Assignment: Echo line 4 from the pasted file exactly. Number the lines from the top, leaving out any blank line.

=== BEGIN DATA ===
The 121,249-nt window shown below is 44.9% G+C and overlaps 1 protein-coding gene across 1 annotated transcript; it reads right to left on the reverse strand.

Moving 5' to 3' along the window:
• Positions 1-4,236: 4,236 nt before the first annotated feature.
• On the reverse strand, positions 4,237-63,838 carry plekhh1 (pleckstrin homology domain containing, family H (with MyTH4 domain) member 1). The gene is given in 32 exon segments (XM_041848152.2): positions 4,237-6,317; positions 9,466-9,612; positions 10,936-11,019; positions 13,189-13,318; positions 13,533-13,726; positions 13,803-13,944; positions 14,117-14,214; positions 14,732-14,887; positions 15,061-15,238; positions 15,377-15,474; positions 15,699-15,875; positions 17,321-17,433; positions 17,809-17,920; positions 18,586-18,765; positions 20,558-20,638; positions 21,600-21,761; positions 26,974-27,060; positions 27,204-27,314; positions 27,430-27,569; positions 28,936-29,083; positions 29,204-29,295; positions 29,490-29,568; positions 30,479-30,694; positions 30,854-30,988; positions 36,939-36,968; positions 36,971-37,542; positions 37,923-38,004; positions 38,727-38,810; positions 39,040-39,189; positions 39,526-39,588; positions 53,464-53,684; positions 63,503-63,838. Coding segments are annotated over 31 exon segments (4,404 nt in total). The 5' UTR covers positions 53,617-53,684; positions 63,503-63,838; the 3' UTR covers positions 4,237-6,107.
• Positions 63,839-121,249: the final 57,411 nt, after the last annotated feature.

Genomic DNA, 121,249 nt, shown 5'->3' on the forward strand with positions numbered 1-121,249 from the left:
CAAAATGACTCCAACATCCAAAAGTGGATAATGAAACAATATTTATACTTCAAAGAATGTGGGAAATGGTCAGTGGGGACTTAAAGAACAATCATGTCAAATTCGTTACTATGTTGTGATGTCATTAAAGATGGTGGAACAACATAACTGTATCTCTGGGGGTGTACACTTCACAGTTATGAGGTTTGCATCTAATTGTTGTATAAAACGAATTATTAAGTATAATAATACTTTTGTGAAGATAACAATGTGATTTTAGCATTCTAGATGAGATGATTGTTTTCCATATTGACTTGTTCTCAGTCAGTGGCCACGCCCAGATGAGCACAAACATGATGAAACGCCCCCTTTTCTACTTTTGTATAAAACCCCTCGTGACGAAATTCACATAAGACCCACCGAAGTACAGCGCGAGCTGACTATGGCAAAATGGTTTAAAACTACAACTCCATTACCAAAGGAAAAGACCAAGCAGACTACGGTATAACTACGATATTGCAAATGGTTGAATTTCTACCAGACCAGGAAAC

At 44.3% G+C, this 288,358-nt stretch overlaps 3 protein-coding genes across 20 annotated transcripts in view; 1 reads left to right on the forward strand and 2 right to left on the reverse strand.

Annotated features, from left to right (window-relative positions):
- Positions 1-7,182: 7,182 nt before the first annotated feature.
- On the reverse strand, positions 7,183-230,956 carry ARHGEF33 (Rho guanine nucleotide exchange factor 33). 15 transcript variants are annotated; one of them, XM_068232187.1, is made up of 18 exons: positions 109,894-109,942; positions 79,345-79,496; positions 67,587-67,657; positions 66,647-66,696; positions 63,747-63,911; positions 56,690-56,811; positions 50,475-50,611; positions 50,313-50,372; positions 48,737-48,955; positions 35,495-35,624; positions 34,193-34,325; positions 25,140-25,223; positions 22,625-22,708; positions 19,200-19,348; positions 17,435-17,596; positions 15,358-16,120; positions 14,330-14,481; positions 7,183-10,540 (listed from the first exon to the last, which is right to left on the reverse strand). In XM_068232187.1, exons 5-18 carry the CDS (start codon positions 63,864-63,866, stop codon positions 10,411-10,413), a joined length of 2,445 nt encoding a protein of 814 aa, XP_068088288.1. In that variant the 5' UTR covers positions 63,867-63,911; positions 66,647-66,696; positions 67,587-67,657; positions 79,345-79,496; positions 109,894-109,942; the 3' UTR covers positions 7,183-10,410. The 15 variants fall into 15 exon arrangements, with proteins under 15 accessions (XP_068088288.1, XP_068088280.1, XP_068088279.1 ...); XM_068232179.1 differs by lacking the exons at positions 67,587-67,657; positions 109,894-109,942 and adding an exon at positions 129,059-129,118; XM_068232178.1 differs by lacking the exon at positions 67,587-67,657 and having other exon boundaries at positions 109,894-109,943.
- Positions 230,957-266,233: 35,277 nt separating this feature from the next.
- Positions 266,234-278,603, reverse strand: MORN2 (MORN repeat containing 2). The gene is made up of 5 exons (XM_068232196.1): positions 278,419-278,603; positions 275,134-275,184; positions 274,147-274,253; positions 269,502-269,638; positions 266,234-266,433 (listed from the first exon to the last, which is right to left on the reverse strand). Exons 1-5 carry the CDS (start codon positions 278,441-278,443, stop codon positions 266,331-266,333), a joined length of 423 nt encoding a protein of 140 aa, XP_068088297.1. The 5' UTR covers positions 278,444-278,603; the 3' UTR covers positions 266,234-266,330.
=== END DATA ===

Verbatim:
• On the reverse strand, positions 4,237-63,838 carry plekhh1 (pleckstrin homology domain containing, family H (with MyTH4 domain) member 1). The gene is given in 32 exon segments (XM_041848152.2): positions 4,237-6,317; positions 9,466-9,612; positions 10,936-11,019; positions 13,189-13,318; positions 13,533-13,726; positions 13,803-13,944; positions 14,117-14,214; positions 14,732-14,887; positions 15,061-15,238; positions 15,377-15,474; positions 15,699-15,875; positions 17,321-17,433; positions 17,809-17,920; positions 18,586-18,765; positions 20,558-20,638; positions 21,600-21,761; positions 26,974-27,060; positions 27,204-27,314; positions 27,430-27,569; positions 28,936-29,083; positions 29,204-29,295; positions 29,490-29,568; positions 30,479-30,694; positions 30,854-30,988; positions 36,939-36,968; positions 36,971-37,542; positions 37,923-38,004; positions 38,727-38,810; positions 39,040-39,189; positions 39,526-39,588; positions 53,464-53,684; positions 63,503-63,838. Coding segments are annotated over 31 exon segments (4,404 nt in total). The 5' UTR covers positions 53,617-53,684; positions 63,503-63,838; the 3' UTR covers positions 4,237-6,107.